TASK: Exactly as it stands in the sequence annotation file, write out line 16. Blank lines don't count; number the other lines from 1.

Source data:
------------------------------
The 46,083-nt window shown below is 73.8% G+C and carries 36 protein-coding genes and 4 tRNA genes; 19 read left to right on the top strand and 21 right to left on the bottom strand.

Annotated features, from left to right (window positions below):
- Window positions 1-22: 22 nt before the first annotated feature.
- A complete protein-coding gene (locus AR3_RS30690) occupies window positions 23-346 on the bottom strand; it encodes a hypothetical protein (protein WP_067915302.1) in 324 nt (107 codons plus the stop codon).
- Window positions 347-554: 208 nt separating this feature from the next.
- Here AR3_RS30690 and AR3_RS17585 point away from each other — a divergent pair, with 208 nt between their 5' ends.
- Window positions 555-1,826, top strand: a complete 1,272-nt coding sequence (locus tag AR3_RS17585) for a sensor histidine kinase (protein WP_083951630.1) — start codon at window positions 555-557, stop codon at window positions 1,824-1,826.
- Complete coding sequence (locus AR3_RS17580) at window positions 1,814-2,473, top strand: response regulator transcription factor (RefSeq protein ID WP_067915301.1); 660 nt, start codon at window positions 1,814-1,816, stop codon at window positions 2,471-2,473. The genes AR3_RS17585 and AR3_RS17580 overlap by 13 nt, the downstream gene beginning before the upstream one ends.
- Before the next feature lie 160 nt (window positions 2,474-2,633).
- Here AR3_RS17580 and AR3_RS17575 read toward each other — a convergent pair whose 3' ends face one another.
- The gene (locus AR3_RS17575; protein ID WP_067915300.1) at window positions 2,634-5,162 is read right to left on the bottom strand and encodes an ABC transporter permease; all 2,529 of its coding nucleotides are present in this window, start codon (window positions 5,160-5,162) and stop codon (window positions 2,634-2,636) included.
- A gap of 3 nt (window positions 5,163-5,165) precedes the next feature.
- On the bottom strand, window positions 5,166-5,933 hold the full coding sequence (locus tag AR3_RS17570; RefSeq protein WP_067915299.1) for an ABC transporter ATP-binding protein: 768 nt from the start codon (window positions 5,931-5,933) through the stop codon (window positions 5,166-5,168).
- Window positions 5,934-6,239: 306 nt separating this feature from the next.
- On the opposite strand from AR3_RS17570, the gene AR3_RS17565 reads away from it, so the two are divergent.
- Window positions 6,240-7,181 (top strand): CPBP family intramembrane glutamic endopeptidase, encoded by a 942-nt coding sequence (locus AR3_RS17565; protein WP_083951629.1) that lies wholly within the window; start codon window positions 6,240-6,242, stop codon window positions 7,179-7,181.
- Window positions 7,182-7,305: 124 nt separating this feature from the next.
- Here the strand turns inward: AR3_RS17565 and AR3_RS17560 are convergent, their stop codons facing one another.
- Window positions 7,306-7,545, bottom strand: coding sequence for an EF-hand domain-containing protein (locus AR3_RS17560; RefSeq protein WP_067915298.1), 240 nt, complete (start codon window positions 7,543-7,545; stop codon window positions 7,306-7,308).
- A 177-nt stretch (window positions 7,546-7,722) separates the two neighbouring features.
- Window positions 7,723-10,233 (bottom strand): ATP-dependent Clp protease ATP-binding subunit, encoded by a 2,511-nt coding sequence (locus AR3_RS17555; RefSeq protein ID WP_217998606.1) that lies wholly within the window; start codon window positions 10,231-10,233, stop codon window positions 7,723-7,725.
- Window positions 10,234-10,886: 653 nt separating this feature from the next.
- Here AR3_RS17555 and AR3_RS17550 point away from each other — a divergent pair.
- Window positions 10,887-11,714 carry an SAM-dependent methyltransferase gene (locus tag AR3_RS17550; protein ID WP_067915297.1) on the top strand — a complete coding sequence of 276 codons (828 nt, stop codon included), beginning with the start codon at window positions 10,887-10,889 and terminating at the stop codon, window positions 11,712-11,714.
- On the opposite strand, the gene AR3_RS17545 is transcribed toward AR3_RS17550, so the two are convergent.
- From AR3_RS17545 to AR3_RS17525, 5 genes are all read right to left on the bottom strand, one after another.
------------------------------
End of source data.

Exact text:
- Window positions 6,240-7,181 (top strand): CPBP family intramembrane glutamic endopeptidase, encoded by a 942-nt coding sequence (locus AR3_RS17565; protein WP_083951629.1) that lies wholly within the window; start codon window positions 6,240-6,242, stop codon window positions 7,179-7,181.